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I have a DAG implementation that works perfectly for my needs. I'm using it as an internal structure for one of my projects. Recently, I came across a use case where if I modify the attribute of a node, I need to propagate that attribute up to its parents and all the way up to the root. Each node in my DAG currently has an adjacency list that is basically just a list of references to the node's children. However, if I need to propagate changes to the parents of this node (and this node can have multiple parents), I will need a list of references to parent nodes.

Is this acceptable? Or is there a better way of doing this? Does it make sense to maintain two lists (one for parents and one for children)? I thought of adding the parents to the same adjacency list but this will give me cycles (i.e., parent->child and child->parent) for every parent-child relationship.

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This is probably the best way of going about it, essentially you're building a reverse DAG to propagate changes. The question is what happens if a node's parents (or its parents and so on) connects to one of the node's children? Would the change continue to propagate infinitely? – ardentsonata Jun 18 '13 at 22:24
@ardentsonata- That can't happen if the graph is a DAG, since there aren't any cycles. – templatetypedef Jun 18 '13 at 22:41
@ardentsonata I'm maintaining parallel DAG's in this case, I guess. In one case, I have a DAG that is directed towards the children, eventually ending in some "leaf" nodes. This is done with the list of child references. In the other case, I have a DAG that is directed "up" towards the root, from the children. There would be no cycles in this case since each list is independently traversed. – Vivin Paliath Jun 18 '13 at 23:02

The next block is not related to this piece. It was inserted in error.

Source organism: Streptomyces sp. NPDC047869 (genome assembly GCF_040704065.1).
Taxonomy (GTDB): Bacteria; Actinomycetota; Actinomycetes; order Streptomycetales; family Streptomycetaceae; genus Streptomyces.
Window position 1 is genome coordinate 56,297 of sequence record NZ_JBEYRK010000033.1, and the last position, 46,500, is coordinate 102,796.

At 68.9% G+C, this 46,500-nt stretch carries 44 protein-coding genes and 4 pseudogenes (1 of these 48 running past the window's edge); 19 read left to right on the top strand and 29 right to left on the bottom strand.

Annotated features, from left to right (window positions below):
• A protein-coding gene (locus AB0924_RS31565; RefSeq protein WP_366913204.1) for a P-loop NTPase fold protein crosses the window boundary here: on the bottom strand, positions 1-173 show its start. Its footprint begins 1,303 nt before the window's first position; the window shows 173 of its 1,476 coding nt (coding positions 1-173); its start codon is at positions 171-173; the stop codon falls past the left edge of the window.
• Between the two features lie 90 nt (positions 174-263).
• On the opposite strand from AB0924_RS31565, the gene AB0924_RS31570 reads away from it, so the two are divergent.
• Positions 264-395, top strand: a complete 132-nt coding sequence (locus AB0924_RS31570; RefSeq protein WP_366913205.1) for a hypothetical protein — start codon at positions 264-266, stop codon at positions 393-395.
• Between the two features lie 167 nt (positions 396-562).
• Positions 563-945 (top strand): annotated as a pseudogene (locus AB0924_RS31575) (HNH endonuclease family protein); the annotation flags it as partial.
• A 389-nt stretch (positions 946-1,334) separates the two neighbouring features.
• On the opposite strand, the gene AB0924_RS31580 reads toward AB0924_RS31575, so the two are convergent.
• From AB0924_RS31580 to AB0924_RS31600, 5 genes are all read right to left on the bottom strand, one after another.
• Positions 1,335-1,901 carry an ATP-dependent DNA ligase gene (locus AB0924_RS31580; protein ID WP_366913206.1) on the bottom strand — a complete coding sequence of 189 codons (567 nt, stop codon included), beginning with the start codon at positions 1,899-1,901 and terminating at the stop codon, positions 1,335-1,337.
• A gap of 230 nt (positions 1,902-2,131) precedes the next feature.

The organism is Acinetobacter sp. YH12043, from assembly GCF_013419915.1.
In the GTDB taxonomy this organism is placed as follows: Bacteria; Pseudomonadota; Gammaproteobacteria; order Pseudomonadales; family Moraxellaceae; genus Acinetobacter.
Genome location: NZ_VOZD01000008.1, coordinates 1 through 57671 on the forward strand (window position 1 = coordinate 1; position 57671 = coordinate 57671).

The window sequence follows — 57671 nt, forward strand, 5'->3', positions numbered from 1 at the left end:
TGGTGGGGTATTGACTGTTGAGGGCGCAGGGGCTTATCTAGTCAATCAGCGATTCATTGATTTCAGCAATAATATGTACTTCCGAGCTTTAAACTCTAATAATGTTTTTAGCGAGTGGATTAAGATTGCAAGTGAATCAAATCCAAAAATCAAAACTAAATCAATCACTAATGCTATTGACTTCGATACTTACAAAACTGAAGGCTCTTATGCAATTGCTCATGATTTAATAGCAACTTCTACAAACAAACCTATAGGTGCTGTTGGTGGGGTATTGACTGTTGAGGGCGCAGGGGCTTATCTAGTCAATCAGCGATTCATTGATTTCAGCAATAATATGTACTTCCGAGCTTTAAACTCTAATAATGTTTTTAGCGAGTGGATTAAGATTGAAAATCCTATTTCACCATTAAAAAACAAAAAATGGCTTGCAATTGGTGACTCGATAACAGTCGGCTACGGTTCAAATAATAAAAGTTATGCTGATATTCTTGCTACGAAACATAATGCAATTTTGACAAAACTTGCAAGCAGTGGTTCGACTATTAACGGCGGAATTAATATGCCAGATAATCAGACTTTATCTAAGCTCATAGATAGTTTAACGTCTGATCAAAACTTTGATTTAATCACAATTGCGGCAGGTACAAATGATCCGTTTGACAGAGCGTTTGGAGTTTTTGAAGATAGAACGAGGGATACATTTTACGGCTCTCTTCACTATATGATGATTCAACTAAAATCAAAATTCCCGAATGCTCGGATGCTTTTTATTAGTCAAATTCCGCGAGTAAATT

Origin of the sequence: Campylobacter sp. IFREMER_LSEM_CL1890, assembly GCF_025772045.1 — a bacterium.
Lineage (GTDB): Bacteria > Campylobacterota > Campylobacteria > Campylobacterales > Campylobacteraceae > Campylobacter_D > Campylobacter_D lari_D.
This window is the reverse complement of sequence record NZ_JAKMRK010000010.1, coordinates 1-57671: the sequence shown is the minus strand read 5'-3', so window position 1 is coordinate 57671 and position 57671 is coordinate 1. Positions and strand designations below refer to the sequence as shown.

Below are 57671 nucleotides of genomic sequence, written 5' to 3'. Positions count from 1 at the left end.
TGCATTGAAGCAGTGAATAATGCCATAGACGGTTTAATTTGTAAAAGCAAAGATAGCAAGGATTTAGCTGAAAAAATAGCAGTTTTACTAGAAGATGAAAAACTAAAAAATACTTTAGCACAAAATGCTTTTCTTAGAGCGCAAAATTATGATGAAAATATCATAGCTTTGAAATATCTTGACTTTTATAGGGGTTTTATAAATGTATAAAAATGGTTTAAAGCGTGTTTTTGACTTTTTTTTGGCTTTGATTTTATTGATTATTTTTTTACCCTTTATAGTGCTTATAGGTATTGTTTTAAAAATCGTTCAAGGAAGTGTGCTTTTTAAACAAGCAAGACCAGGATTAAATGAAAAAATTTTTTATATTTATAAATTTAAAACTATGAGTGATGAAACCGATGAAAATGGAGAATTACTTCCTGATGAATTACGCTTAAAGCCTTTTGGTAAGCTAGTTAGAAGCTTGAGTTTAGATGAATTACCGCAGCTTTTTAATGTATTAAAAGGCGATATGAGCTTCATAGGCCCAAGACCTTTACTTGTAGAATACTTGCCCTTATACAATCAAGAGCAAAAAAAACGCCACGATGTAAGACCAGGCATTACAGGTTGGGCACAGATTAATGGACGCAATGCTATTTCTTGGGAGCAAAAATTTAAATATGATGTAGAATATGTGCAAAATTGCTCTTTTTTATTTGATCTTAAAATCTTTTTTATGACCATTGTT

@templatetypedef More specifically, what can't happen is a cycle, but if v is our node, c one of it's children and p a parent of the node, we can have an edge (p,c). – G. Bach Jun 18 '13 at 23:02
up vote 2 down vote accepted

It's never necessary to store parent pointers in each node, but doing so can make things run a lot faster because you know exactly where to look in order to find the parents. In your case it's perfectly reasonable.

As an analogy - many implementations of binary search trees will store parent pointers so that they can more easily support rotations (which needs access to the parent) or deletions (where the parent node may need to be known). Similarly, some more complex data structures like Fibonacci heaps use parent pointers in each node in order to more efficiently implement the decrease-key operation.

The memory overhead for storing a list of parents isn't going to be too bad - you're essentially now double-counting each edge: each parent stores a pointer to its child and each child stores a pointer to its parent.

Hope this helps!

share|improve this answer
Thank you! This is basically what I was looking for. I just wanted to know if such an approach made sense and/or had precedent. – Vivin Paliath Jun 18 '13 at 23:02

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